as reticle-inspection tool, the AIMS<sup>TM</sup> 45-193i has potential use also in the wafer fab as an 'imaging-inspection' or
'OPC-defect inspection' tool, especially when applied to 2D patterns.
Mask manufacturing for the 45nm node for hyper NA lithography requires tight defect and printability control at small
features sizes. The AIMS<sup>TM</sup><sup>1</sup> technology is a well established methodology to analyze printability of mask defects,
repairs and critical features by scanner emulation. With the step towards hyper NA imaging by immersion lithography
the AIMS<sup>TM</sup> technology has been faced with new challenges like vector effects, polarized illumination and tighter specs
for repeatability and tool stability.
These requirements pushed the development of an entirely new AIMS<sup>TM </sup>generation. The AIMS<sup>TM</sup> 45-193i has been
designed and developed by Carl Zeiss to address these challenges. A new mechanical platform with a thermal and
environmental control unit enables high tool stability. Thus a new class of specification becomes available. The 193nm
optical beam path together with an improved beam homogenizer is dedicated to emulate scanners up to 1.4 NA. New
features like polarized illumination and vector effect emulation make the AIMS<sup>TM</sup> 45- 193i a powerful tool for defect
disposition and scanner emulation for 45nm immersion lithography.
In this paper results from one of the first production tools will be presented. Aerial images from phase shifting and
binary masks with different immersion relevant settings will be discussed. Also, data from a long term repeatability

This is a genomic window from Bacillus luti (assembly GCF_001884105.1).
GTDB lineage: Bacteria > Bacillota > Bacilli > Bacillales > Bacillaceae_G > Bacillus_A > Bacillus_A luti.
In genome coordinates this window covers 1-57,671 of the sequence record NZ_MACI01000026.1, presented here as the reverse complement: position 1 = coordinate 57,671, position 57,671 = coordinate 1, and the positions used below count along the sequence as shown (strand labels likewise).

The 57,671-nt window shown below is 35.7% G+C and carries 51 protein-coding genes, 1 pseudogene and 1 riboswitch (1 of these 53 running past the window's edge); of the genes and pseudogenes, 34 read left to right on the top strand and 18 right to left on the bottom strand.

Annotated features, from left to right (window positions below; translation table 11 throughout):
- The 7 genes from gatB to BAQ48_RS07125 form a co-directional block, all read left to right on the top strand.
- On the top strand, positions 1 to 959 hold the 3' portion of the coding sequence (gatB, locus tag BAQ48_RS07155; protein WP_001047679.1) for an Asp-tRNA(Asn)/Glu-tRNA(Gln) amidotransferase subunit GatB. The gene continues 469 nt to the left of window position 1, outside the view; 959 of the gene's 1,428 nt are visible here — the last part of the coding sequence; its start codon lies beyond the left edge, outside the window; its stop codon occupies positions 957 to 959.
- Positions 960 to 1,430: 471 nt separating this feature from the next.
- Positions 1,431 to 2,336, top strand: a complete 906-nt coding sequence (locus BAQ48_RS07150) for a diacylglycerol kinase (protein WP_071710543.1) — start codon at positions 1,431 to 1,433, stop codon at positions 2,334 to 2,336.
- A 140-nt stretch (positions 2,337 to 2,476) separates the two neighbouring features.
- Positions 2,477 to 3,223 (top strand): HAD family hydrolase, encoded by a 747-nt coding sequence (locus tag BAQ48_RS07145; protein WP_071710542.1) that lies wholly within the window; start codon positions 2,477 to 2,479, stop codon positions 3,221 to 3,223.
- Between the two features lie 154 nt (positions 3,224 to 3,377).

study performed on masks with programmed defects will be shown. This study demonstrates the tool's ability to
perform defect disposition with high repeatability. It is found that the tool will fulfill the 45nm node requirements to
perform mask qualification for production use.
Hyper-NA lithography with polarized light illumination is introduced as the solution of 45nm or 32nm node
technology. In that case, consideration of new characteristics of mask materials and pellicle films has been required. In
order to analyze the influence of mask material's optical characteristics, we have proposed to use the AIMS<sup>TM</sup> system
measuring diffraction intensity balance in previous work. That was enabled by acquiring pupil plane images using the
Bertrand lens in the AIMS<sup>TM</sup> system to measure selected area's diffracted light.
In this study of mask material evaluation, we used same functionality of AIMS<sup>TM</sup> system, MonoPole illumination
and Bertrand lens, as previous work but other direction's pole is also used on the illumination aperture to cover total
diffraction orders of Cross-quad illumination because this illumination is more flexible for x and y patterns. In order to
get diffracted light of 45nm half-pitch, hyper-NA e.g. NA=1.35 was applied and the AIMS<sup>TM</sup> 45-193i Alpha system was
used for this evaluation. The examinations were performed with binary and half tone PSM with half pitch 40 to 150nm